This car represents the end of an era, the last wood-bodied car from Ford. Auto makers had been manufacturing all-steel auto bodies since the mid 1930s; the Ford and Mercury Sportsman models were a premium option recalling the kind of quality workmanship seen on boats and in custom homes of the period. As a manufacturer Ford was unique in that they owned their own forests and large-scale wood working plant in Iron Mountain, located in Michigan’s Upper Peninsula. Henry Ford was insistent on being self-sufficient, not being at the mercy of supplier firms. The operation of the forest and wood works plant was vital in the teens, twenties and early thirties when the structural frames of all automobiles was hardwood—the steel was just the stamped “skin” that gave the car body its appearance.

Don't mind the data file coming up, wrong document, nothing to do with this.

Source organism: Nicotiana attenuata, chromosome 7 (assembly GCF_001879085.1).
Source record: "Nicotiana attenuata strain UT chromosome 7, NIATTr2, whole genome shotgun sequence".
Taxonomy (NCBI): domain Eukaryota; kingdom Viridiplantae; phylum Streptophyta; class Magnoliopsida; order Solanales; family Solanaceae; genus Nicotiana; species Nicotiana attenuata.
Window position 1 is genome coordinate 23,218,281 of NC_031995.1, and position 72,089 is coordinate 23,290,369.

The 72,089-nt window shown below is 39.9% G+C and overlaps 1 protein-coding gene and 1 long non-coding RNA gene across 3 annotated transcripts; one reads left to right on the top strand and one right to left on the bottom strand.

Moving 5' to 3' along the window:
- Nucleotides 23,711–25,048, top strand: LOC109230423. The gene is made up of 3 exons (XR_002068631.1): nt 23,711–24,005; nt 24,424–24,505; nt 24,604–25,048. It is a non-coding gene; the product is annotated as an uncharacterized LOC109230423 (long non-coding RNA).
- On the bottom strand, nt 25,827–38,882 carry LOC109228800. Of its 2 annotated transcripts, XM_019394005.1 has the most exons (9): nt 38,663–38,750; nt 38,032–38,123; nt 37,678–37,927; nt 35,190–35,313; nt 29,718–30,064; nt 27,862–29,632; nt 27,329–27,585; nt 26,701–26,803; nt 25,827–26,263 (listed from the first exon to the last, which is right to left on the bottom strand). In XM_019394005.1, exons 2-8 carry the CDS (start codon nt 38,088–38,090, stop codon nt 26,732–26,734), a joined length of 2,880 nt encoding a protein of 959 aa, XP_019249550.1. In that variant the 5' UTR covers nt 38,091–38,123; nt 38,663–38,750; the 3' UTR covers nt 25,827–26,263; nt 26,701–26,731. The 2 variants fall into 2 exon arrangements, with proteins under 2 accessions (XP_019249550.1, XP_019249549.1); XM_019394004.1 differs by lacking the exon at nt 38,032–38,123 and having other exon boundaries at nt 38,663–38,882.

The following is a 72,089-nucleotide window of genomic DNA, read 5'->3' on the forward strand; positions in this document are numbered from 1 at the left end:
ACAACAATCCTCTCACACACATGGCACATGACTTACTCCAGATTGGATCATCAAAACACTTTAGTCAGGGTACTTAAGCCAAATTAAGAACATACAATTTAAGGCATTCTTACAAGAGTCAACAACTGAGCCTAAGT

This car is thought to be the last Ford Sportsman built.